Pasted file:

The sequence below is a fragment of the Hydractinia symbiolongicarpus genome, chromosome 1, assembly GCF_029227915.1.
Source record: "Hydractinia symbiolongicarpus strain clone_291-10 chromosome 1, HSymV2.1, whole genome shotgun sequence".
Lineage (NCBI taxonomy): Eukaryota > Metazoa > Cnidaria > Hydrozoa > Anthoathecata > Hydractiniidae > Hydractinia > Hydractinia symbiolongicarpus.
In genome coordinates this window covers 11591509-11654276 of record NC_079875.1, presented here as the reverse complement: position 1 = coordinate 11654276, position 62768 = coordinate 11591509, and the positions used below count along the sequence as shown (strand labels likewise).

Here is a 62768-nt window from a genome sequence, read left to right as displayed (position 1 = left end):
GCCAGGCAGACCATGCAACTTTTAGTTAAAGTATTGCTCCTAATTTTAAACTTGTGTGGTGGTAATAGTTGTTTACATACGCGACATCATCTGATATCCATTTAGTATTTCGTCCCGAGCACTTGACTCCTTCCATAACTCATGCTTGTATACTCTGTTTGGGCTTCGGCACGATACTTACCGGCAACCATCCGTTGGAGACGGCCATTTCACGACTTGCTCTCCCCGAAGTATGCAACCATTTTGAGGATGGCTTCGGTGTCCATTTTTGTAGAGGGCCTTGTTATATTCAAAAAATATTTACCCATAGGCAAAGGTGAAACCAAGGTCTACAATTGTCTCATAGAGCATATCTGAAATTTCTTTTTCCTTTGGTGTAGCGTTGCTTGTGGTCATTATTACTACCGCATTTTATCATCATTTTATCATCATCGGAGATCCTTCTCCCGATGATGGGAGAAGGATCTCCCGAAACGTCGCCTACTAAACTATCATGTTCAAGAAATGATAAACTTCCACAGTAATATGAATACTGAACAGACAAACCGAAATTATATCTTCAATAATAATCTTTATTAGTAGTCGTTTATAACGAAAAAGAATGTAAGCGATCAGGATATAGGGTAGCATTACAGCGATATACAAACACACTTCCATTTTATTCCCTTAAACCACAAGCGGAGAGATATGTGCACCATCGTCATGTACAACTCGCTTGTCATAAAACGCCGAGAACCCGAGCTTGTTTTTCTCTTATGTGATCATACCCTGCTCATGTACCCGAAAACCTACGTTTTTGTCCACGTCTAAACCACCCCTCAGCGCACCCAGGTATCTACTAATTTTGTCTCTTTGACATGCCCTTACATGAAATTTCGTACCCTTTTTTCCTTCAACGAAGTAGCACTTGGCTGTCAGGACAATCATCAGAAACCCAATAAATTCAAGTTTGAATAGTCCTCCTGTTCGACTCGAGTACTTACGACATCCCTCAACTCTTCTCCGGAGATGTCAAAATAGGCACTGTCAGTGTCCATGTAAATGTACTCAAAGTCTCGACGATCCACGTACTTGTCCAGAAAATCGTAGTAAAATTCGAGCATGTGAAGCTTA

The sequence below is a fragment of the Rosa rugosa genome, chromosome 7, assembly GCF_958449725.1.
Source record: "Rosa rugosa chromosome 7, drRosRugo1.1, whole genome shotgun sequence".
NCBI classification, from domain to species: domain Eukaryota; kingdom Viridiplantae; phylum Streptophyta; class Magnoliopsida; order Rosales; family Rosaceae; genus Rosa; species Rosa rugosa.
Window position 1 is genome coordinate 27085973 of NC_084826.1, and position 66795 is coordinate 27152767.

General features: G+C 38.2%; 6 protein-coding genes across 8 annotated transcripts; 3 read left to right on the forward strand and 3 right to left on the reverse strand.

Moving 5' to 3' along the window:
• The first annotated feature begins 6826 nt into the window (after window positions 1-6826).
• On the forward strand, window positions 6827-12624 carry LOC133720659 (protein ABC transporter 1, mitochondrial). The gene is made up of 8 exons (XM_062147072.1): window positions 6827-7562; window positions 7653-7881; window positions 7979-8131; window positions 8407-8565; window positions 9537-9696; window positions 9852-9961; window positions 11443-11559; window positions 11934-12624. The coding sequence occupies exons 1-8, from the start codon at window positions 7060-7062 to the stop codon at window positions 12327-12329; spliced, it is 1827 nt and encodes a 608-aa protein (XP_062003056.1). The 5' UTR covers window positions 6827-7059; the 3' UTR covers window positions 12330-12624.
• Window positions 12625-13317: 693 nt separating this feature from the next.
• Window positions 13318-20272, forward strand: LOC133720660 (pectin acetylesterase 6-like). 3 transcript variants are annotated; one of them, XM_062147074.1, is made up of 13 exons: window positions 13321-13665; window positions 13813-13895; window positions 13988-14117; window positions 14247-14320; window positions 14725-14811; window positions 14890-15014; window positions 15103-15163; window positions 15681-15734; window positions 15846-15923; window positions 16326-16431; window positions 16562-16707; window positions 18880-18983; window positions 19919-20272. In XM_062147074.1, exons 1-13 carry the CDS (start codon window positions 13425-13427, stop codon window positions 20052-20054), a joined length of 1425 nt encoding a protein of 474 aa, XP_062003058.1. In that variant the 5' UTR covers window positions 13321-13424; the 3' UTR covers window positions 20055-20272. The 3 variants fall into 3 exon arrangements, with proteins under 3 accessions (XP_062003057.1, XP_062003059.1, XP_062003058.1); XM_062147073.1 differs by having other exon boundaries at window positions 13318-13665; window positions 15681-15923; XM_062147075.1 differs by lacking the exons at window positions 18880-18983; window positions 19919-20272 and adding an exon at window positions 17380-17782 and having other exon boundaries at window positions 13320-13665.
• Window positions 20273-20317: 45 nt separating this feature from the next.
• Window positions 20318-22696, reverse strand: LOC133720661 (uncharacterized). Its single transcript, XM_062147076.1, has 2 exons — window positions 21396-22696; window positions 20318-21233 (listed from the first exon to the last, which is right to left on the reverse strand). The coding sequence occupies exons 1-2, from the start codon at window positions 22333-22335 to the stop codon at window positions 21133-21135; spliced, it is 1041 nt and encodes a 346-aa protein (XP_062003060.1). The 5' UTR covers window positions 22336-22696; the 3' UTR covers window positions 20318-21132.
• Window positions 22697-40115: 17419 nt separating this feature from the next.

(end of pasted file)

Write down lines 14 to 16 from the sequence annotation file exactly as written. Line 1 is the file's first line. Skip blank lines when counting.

• On the forward strand, window positions 6827-12624 carry LOC133720659 (protein ABC transporter 1, mitochondrial). The gene is made up of 8 exons (XM_062147072.1): window positions 6827-7562; window positions 7653-7881; window positions 7979-8131; window positions 8407-8565; window positions 9537-9696; window positions 9852-9961; window positions 11443-11559; window positions 11934-12624. The coding sequence occupies exons 1-8, from the start codon at window positions 7060-7062 to the stop codon at window positions 12327-12329; spliced, it is 1827 nt and encodes a 608-aa protein (XP_062003056.1). The 5' UTR covers window positions 6827-7059; the 3' UTR covers window positions 12330-12624.
• Window positions 12625-13317: 693 nt separating this feature from the next.
• Window positions 13318-20272, forward strand: LOC133720660 (pectin acetylesterase 6-like). 3 transcript variants are annotated; one of them, XM_062147074.1, is made up of 13 exons: window positions 13321-13665; window positions 13813-13895; window positions 13988-14117; window positions 14247-14320; window positions 14725-14811; window positions 14890-15014; window positions 15103-15163; window positions 15681-15734; window positions 15846-15923; window positions 16326-16431; window positions 16562-16707; window positions 18880-18983; window positions 19919-20272. In XM_062147074.1, exons 1-13 carry the CDS (start codon window positions 13425-13427, stop codon window positions 20052-20054), a joined length of 1425 nt encoding a protein of 474 aa, XP_062003058.1. In that variant the 5' UTR covers window positions 13321-13424; the 3' UTR covers window positions 20055-20272. The 3 variants fall into 3 exon arrangements, with proteins under 3 accessions (XP_062003057.1, XP_062003059.1, XP_062003058.1); XM_062147073.1 differs by having other exon boundaries at window positions 13318-13665; window positions 15681-15923; XM_062147075.1 differs by lacking the exons at window positions 18880-18983; window positions 19919-20272 and adding an exon at window positions 17380-17782 and having other exon boundaries at window positions 13320-13665.